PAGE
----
Checked the bare concrete for moisture problems, holes or cracks and evenness. I was able to leave half of the existing baseboard mouldings in place as the cork tiles with the underlay fit under it nicely. For tight areas like the closet and the final row up against the wall with the hallway door, I removed the baseboards to make it easier to click together and drop in the last row of tiles. A small crowbar made removing the baseboards very easy. Pulled out any bent nails in the baseboards through the back side of the mouldings to keep the face side clean for reinstallation later.
The cork is a floating floor so no nailing or gluing required. Unrolled the Quietwalk underlay with the vapour barrier side up and butt taped the lengths together with gorilla tape. I found that the best way to cut the Quietwalk underlay is with a good pair of scissors. I tested making cuts with utility knives, shears and several pairs of scissors but found a heavy duty kitchen pair that cut it very cleanly and easily.
I loosely put down the first roll of tiles along the length of the back wall (which is the longest length of the room) and cut off the tongue along the edge that faced the wall so the tiles fit in well under the baseboards. Also used spacers, so the flooring was not fully against the walls to give room for expansion (required for all wood flooring … though cork is actually the bark of the tree). Used a BladeRunner X2 portable table saw to make my cuts.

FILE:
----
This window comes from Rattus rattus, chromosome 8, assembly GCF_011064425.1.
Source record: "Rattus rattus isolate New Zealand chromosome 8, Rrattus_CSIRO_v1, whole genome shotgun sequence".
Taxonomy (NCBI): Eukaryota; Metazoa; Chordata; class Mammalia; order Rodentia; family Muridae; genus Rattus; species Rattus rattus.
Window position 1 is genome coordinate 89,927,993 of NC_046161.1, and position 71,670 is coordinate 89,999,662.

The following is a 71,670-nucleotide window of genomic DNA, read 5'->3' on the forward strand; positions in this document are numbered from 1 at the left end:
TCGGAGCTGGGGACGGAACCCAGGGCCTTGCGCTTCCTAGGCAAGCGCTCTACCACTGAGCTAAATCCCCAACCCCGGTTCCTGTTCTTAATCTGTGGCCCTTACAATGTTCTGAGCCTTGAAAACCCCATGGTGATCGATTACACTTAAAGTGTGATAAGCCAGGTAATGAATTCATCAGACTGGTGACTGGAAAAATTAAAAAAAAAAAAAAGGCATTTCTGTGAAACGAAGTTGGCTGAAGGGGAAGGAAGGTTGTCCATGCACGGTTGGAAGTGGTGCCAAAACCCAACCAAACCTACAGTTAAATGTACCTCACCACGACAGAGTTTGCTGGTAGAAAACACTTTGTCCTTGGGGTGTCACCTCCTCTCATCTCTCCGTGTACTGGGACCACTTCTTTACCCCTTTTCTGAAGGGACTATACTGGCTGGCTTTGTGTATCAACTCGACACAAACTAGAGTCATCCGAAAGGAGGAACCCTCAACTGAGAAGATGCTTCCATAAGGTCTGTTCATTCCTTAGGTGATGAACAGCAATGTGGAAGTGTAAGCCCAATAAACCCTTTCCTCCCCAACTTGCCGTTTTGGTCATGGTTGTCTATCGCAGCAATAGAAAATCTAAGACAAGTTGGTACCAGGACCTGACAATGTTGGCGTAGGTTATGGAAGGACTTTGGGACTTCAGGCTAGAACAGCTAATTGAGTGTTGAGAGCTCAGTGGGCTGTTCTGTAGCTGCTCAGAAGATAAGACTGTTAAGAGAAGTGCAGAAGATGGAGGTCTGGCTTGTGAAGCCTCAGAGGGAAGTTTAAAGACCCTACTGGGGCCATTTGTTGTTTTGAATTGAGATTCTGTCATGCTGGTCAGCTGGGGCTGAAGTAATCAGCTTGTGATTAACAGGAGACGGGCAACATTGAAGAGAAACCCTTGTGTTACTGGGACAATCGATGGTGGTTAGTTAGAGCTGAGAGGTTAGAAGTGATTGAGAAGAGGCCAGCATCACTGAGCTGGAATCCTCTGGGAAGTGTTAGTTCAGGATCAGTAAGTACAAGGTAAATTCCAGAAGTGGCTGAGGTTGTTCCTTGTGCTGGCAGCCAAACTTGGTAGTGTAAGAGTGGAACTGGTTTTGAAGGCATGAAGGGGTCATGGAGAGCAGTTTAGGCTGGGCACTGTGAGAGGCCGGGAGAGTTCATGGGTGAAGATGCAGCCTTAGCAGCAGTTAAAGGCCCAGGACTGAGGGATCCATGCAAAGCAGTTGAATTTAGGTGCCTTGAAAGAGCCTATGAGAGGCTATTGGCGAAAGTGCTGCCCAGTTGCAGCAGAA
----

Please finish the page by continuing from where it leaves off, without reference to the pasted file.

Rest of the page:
A traditional handsaw would have worked fine but the Rockwell Bladerunner (it’s like an upside down jigsaw built into a table) made it very quick, easy and clean (especially with the built-in vacuum hose attachment). Also much quieter for indoor use than a full table saw with a rotating blade and the whole unit is only 15 pounds! Note that the photo does not show the jigsaw blade for safety reasons (quickly and easily pops out when not is use). A great tool for DIYers and quick little jobs. I’ve used it to cut ceramic tiles, melamine shelving, metal bars (to shorten a safety bar hanger that I installed between attic floor joists for a ceiling fan), rip flat stock moulding and for scroll work. However, for very fine cuts for mouldings or very thick materials you definitely need a circular table saw or a chop saw.
The cork tiles click together and you use a tap bar and mallet to make sure the joints are tight; then a pull bar for the end pieces when you don’t have room for the tap bar. With all the tiles down, reinstalled the baseboards I pulled out and just need a piece of wood t-moulding under the door to cover the gap between the cork and the hallway floor.
We’ve noticed a big difference with the cork flooring. It absorbs sound and insulates so the floor is never cold, even in bare feet on a cold day. The Quietwalk underlay gives the flooring an R value. It’s also anti-allergenic, anti-static (no more zaps when walking around in socks!) and is very easy to clean. Prefinished with 3 layers of polyurethane for durability and very comfortable to walk on, not hard like ceramic tile or laminate floorings. No more carpet!
Greg, Langley, BC
The following pictures were sent in from the Lloydminster, Alberta Windsor Plywood store. The project consisted of two pieces of live edge Maple that were custom stained in-house by one of the staff, Carly.
Here’s a description, “For the sanding I used the Festool Rotex sander started with 80 grit and worked up to 220 grit. I used Varathane brand Oil based stain in the dark walnut colour. And finished with the Varathane brand oil based clearcoat– semi gloss. Hand sanded in between coats 220 grit up to 600 grit for the finish sand”